In our April bulletin we reported on the case of Prophet plc v Huggett  in which the High Court considered post termination restrictions in Mr Huggett’s contract of employment. Our article can be found here.
The restrictions were drafted in such a way that they were meaningless, as they said that they prevented Mr Huggett selling software products developed by Prophet plc. Prophet plc were the only ones selling their products, so this meant that on the words used in the clause, the restrictions could never apply. The High Court held that by adding 3 words (“or similar thereto”) the covenants would make sense, and with the addition of those words the restrictions were enforceable. This decision has now been overturned by the Court of Appeal.
It has always been the case that the courts will not add words to a restrictive covenant to make it enforceable. The courts have allowed themselves to delete words (the so called blue pencil rule) so as to make restrictive covenants enforceable, but the High Court in this case went much further than this and had really broken into new ground. The Court of Appeal’s decision has restored the former position – so, if you want to be able to rely on restrictive covenants, make sure they are drafted with great care and ideally seek advice at the drafting stage, not just at the time when you are seeking to enforce them.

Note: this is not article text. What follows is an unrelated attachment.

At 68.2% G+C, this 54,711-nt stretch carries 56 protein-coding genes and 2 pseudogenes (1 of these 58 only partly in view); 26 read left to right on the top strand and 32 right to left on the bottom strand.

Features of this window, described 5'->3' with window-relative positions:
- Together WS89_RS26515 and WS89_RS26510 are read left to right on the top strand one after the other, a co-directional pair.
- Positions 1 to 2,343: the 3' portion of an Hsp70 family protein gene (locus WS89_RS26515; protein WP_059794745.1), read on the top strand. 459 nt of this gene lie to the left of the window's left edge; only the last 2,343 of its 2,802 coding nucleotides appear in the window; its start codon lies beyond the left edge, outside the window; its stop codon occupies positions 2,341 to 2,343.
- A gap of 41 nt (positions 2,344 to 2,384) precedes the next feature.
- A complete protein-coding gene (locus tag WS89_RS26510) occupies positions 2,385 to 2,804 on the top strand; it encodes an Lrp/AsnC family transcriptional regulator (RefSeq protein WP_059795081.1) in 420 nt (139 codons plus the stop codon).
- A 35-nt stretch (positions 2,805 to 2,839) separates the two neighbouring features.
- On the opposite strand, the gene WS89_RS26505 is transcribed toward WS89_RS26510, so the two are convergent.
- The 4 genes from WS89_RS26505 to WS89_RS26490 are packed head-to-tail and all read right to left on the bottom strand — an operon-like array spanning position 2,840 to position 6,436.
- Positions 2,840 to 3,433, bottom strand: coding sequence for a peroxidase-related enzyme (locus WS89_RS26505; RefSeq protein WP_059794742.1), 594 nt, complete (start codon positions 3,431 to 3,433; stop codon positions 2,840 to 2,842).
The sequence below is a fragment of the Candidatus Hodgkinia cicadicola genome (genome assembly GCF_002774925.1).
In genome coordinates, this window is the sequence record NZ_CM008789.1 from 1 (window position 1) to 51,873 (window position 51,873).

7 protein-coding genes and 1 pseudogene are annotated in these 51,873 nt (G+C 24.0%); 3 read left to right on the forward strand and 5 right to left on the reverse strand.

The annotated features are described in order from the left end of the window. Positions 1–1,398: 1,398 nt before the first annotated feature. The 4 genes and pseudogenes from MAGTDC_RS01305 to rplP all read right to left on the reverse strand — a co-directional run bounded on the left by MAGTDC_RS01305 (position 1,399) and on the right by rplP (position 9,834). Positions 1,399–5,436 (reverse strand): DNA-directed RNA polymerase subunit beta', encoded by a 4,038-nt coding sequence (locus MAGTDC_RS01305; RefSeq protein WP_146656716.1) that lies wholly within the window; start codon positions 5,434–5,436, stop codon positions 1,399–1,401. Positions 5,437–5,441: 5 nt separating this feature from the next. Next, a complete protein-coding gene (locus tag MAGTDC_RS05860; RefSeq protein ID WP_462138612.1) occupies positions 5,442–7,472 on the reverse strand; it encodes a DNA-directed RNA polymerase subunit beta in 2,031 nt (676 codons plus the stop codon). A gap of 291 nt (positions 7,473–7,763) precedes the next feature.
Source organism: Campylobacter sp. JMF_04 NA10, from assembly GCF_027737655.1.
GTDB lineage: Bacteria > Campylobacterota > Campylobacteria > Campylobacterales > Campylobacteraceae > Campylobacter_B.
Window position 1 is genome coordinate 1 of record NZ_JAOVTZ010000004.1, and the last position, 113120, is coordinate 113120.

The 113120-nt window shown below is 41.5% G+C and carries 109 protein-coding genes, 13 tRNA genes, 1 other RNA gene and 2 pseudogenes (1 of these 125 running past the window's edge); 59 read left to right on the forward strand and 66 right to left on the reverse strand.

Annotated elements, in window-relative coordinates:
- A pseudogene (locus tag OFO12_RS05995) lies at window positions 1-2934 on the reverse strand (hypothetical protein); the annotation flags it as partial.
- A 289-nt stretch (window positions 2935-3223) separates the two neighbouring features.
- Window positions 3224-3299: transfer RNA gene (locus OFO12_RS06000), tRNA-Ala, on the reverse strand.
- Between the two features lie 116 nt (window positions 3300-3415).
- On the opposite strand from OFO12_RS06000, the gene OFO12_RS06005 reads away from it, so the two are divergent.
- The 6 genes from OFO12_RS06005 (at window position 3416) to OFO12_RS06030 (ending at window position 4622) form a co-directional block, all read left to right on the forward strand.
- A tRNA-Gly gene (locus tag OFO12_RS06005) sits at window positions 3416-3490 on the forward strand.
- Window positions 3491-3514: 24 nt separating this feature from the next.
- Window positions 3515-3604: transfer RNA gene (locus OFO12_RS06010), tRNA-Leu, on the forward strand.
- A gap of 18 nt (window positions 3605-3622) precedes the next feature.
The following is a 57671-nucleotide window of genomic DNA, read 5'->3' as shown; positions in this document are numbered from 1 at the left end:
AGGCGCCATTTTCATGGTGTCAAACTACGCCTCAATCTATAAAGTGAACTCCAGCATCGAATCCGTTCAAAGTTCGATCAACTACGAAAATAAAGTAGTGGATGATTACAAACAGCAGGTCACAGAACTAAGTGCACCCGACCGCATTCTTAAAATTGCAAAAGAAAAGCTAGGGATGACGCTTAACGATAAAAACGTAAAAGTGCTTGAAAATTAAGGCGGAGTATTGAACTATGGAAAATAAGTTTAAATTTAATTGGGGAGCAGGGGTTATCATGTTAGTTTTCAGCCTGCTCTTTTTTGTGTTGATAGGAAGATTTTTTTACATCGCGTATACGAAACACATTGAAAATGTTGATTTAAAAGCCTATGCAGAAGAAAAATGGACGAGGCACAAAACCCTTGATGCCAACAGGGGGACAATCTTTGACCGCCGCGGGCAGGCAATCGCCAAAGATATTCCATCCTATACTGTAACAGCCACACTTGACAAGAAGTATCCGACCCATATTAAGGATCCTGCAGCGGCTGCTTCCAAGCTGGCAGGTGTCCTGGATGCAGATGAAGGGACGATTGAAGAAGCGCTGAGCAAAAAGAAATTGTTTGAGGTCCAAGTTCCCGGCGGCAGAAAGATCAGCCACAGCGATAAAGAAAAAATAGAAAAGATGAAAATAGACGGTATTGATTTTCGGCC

Do you need help with drafting restrictive covenants? We can help! Please contact any member of the Pure Employment Law team (01243 836840 or [email protected]).